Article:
Who Is Eligible for Benefits?

Adoption benefits are usually available to all regular employees. In some cases, the employee needs to have worked for the company for a specific amount of time; in others, enrollment in a company insurance plan is required. The designations used by many companies for those eligible are full-time salaried Permanents or "regular" employees.

How Do Plans Actually Work?
What Expenses Are Covered?

Coverage varies widely, with benefit amounts ranging up to $6,000 per adoption. The most common approaches are:

? Reimbursement for specific expenses;

? Specific "set" allowance, regardless of expense; or

? Reimbursement or coverage through the company's medical plan for medical expenses only.

Most often, employees are reimbursed for a given percentage (80 percent appears to be the norm) of specific itemized expenses. Virtually all plans have a ceiling, with the median reimbursement being about $2,000. The most frequently covered expenses are public and private agency fees, court costs, and legal fees associated with the adoption. Newer policies have broadened coverage to include foreign adoption fees, medical costs, temporary foster care charges, transportation costs, pregnancy expenses for the birth mother, and counseling fees associated with the placement and initial adjustment.

When a specific allowance is offered, employees receive a lump sum regardless of actual costs. Allowances usually range from $500 to $1,000, with more companies paying at the higher end. If more than one child is adopted, some companies pay only one allowance while others pay an allowance per child.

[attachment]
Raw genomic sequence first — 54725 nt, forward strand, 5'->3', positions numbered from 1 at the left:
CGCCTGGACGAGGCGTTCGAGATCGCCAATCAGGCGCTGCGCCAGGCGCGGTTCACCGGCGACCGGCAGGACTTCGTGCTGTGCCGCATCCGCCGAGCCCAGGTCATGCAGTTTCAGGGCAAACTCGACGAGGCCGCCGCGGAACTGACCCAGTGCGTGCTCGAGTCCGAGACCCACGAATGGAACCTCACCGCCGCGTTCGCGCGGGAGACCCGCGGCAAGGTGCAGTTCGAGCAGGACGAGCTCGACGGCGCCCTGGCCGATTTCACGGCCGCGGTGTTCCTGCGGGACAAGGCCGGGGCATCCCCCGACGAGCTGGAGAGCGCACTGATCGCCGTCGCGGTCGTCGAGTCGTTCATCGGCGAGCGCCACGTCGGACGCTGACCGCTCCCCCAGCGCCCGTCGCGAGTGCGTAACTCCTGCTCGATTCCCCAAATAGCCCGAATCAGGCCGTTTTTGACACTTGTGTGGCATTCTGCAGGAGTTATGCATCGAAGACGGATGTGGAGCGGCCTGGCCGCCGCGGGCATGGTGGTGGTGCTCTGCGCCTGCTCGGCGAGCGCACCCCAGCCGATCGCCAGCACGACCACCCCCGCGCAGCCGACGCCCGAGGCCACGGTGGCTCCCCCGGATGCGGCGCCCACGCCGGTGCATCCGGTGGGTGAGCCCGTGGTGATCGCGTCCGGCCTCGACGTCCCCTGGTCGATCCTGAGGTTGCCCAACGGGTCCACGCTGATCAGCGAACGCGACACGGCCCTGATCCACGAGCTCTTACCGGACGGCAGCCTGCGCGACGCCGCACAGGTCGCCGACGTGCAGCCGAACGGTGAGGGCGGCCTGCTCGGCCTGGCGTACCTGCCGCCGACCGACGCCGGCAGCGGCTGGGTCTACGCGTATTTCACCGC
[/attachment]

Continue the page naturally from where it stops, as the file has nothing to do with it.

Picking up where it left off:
The least common approach covexs only the medical costs of adoption through company medical insurance plans. So far, this approach has been used only in specific, limited situations with tightly defined eligible medical expenses.

It may also be possible for companies to provide coverage for adoption-related legal expenses bv including adoption in company-sponsored group legal plans for employees.

When Are Benefits Paid?
In most cases benefits are paid after the adoption is finalized. Some companies, recognizing the accumulating expenses and the need for a child to live in the home prior to finalization, are providing reimbursement earlier-when the child is placed in the home or as expenses are incurred. The reimbursement for the adoption of children with special needs is paid after finalization.

Are all types of adoption covered ?

In cases where a stepparent wants to adopt, only about half the companies surveyed in a 1980 study covered adoption costs. Among plans implemented more recently, the trend is toward including all adoptions.

Some of the companies surveyed by the U.S. General Accounting Office in 1989 (67 companies, 7 Federal Government agencies, and 3 nonprofit organizations), had an age limit on the adopted child that determined whether benefits would be paid. Most of those with age limits specify the child must be under either 16 or 18 years of age.

How Do Adoption benefits and Maternity Benefits Compare?